Mac OS X: Adding User Account Aliases

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So your family has one Mac that you all share. You’re the administrator, and the kids have a standard account. When you install Software Updates, say, on your admin account, all you have to type in is your password. But every time you need to authorize something under the kids’ name (like when one of them would like to add a new program), you have to enter your administrator name along with the password. 

Since you weren’t warned of this when you were setting up your Mac, you may get sick of typing in “J. P. McGillicuddy, Master of the Universe” every time. Curse your account-name creativity! There is a way, though, to add aliases to your account, so instead of the moniker above, you could just type in “jp” or whatever works for you. Or if you administer a number of machines, you could add a common alias to all of them. That way, you don’t have to try to guess if the account name should be Workstation1 or WorkstationOne or Workstation_1 while you’re cursing the old IT guy under your breath.

So let’s walk through this together. First of all, go to System Preferences > Users & Groups. (For those of you who haven’t jumped aboard the Lion Train yet, you’ll go to System Preferences > Accounts.) Click the lock in the lower-left corner to unlock the window, and then enter your administrator name and password when you’re asked to do so.

The next step is to right- or Control-click on the account you want to add an alias to and select Advanced Options.

Be very careful about changing any settings within the following window except for the aliases. As Mac OS X is kind enough to point out, doing so could damage your user account, which is really, really bad juju if you enjoy things like being able to log in.

Since we can safely add an alias, though, click the plus button as shown above to create one, and you’ll be prompted to type in the name you want.

You can add as many as you please, so if it suits your fancy, continue putting ’em in there.

Click OK, and you’re done! If you find that your new alias isn’t working, reboot your machine to force the change. In my testing, though, I haven’t needed to do that. 

From now on, instead of typing in the super-long name you thought was necessary when you configured your Mac, you can use your alias, too. Makes letting the kids do stuff much simpler, doesn’t it? Assuming you like letting the kids do stuff, that is.

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Wow, I had know idea that you could do that. Excellent tip that I will be using shortly.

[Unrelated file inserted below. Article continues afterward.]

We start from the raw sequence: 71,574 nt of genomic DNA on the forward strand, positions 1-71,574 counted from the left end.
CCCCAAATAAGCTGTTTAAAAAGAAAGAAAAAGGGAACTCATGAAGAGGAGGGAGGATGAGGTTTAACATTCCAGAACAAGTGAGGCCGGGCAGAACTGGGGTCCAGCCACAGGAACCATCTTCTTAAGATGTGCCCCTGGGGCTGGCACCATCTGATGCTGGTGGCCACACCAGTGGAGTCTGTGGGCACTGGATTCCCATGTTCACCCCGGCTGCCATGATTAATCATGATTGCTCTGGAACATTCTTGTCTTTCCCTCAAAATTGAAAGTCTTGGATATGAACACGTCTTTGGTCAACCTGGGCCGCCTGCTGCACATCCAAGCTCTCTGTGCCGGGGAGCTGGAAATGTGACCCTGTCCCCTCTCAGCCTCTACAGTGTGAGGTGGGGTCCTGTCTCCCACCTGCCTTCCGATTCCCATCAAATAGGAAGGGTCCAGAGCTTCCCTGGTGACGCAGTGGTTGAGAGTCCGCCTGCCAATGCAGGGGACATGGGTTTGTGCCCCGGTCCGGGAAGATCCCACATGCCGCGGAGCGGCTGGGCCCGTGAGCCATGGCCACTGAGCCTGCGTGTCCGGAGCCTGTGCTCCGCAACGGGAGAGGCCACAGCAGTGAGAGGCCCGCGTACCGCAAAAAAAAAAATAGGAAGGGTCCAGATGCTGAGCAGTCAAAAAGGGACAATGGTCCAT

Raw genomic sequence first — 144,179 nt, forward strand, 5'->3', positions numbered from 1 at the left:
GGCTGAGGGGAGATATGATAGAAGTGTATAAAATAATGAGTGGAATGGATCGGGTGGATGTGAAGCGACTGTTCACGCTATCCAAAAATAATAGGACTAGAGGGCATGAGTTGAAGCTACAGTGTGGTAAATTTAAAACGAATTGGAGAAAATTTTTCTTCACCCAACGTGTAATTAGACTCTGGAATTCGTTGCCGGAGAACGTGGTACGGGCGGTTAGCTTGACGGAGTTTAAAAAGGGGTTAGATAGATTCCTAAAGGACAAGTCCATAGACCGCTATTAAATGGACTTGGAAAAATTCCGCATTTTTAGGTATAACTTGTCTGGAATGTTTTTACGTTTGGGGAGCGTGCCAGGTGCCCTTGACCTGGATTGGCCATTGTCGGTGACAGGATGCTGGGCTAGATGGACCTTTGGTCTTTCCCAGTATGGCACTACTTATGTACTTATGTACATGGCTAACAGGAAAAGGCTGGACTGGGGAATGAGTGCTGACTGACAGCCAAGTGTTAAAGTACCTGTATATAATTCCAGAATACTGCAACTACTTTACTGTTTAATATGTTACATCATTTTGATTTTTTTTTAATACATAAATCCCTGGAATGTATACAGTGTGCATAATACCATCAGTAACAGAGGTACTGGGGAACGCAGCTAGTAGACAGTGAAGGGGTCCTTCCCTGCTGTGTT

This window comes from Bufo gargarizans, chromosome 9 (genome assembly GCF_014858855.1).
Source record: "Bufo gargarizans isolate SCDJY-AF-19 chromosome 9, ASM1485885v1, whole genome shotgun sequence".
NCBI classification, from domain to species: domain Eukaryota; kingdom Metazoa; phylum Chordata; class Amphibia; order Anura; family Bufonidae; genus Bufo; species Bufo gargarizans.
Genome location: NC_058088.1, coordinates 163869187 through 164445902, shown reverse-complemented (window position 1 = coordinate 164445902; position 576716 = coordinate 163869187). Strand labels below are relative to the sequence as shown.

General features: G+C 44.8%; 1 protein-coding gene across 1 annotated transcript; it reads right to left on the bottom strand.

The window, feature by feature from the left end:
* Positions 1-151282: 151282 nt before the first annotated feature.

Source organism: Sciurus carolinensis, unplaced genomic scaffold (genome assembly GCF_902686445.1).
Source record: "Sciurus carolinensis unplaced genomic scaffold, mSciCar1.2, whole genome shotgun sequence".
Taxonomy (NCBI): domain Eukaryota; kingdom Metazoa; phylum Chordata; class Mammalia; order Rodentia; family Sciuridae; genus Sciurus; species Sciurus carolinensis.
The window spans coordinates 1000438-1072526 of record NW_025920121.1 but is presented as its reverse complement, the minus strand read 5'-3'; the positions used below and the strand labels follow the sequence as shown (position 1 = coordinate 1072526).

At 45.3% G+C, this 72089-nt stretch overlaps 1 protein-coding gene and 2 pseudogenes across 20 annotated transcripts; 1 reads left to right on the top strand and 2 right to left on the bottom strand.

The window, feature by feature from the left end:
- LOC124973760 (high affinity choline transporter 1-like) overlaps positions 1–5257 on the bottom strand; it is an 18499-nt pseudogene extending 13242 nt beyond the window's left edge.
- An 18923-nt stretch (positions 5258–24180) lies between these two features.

What are those other not so easy aliases already in that field? I have seven - including my .mac and .me accounts.

Also…perhaps for another column…Will I have to live with this .me account for the rest of my life as a Mac user? My main account is .mac - used for iTunes and iCloud.


Melissa, thanks for this. Who’da Thunk It…


But when you set up your mac you also chose a short name (your home directory name or “Account Name” in that screenshot) which also can be used as the username rather than the full name. In your case, its melissa which surely is just as easy as “ezname”. Most people I know use their initials for their account name which is even shorter.

Melissa Holt

Thanks for the kind words, dmuzzy and furbies! smile

cjpitt, I’m not quite sure what some of those aliases represent (and perhaps someone who knows can chime in?). I, too, have some weird aliases, including a hexadecimal one that looks like my UUID but isn’t. I bet those aliases have something to do with identifying our accounts to either the machine or to Apple, though.

As for the @mac/@me thing, I think you’re pretty much stuck with it. As I’m sure you know, Apple isn’t even giving out new @mac addresses, and you’re only allowed to still use that for your account because you were grandfathered in. I wouldn’t worry about it, though?there’s no reason to give that @me address out if you don’t want to use it!

Melissa Holt

Hi zebrum,

In my particular case, you’re right?I don’t really have a need to add a shorter alias. But I’ve worked with a lot of people who put their first name/last name combo in as their short name (e.g., “jameswilliamson”) and get frustrated with having to type in something that long, especially if they don’t work under their admin account most of the time.

Thanks for reading!



Hopefully this topic isn’t too old to get a response smile

The iCloud/ aliases in user accounts actually allows something that many users do not know about & could be worth investigating & explaining…

You can sign in with your Apple ID & Apple Password & use that to reset the user account password. It authenticates with Apple instead of the local ‘users directory’.

It is a great feature, but also a worry when users have lousy Apple passwords (some people seem to think ‘I don’t care about the online stuff, I never use it’).

It would be worth investigating to see how Apples 2 step auth effects it & how to disable it entirely.

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